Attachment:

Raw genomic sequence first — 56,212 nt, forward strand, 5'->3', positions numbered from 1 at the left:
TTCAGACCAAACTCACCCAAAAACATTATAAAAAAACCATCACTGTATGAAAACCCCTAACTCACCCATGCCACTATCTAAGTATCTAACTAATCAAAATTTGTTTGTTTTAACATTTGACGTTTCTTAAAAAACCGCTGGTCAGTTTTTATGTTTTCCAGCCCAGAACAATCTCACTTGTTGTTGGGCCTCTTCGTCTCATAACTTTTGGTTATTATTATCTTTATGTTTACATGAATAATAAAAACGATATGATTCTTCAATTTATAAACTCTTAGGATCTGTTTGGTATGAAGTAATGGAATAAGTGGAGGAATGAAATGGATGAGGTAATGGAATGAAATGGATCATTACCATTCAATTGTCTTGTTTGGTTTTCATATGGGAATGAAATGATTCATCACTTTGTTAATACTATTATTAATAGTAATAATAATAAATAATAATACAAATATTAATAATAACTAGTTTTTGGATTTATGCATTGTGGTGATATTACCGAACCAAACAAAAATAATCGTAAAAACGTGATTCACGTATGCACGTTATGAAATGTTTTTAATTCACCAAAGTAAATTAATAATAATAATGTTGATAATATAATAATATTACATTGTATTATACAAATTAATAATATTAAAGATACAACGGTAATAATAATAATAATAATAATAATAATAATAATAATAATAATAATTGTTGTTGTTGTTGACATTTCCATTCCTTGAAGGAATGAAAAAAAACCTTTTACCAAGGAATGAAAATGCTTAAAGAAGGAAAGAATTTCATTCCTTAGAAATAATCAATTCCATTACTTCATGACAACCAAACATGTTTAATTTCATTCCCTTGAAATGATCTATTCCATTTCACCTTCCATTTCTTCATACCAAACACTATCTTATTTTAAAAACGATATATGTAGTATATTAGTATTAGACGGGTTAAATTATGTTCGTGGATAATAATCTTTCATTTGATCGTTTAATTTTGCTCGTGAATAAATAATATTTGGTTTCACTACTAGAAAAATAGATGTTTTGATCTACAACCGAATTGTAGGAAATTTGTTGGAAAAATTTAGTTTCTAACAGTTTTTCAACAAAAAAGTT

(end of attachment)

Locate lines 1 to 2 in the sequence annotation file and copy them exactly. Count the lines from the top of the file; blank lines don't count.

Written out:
Raw genomic sequence first — 56,212 nt, forward strand, 5'->3', positions numbered from 1 at the left:
TTCAGACCAAACTCACCCAAAAACATTATAAAAAAACCATCACTGTATGAAAACCCCTAACTCACCCATGCCACTATCTAAGTATCTAACTAATCAAAATTTGTTTGTTTTAACATTTGACGTTTCTTAAAAAACCGCTGGTCAGTTTTTATGTTTTCCAGCCCAGAACAATCTCACTTGTTGTTGGGCCTCTTCGTCTCATAACTTTTGGTTATTATTATCTTTATGTTTACATGAATAATAAAAACGATATGATTCTTCAATTTATAAACTCTTAGGATCTGTTTGGTATGAAGTAATGGAATAAGTGGAGGAATGAAATGGATGAGGTAATGGAATGAAATGGATCATTACCATTCAATTGTCTTGTTTGGTTTTCATATGGGAATGAAATGATTCATCACTTTGTTAATACTATTATTAATAGTAATAATAATAAATAATAATACAAATATTAATAATAACTAGTTTTTGGATTTATGCATTGTGGTGATATTACCGAACCAAACAAAAATAATCGTAAAAACGTGATTCACGTATGCACGTTATGAAATGTTTTTAATTCACCAAAGTAAATTAATAATAATAATGTTGATAATATAATAATATTACATTGTATTATACAAATTAATAATATTAAAGATACAACGGTAATAATAATAATAATAATAATAATAATAATAATAATAATAATAATTGTTGTTGTTGTTGACATTTCCATTCCTTGAAGGAATGAAAAAAAACCTTTTACCAAGGAATGAAAATGCTTAAAGAAGGAAAGAATTTCATTCCTTAGAAATAATCAATTCCATTACTTCATGACAACCAAACATGTTTAATTTCATTCCCTTGAAATGATCTATTCCATTTCACCTTCCATTTCTTCATACCAAACACTATCTTATTTTAAAAACGATATATGTAGTATATTAGTATTAGACGGGTTAAATTATGTTCGTGGATAATAATCTTTCATTTGATCGTTTAATTTTGCTCGTGAATAAATAATATTTGGTTTCACTACTAGAAAAATAGATGTTTTGATCTACAACCGAATTGTAGGAAATTTGTTGGAAAAATTTAGTTTCTAACAGTTTTTCAACAAAAAAGTT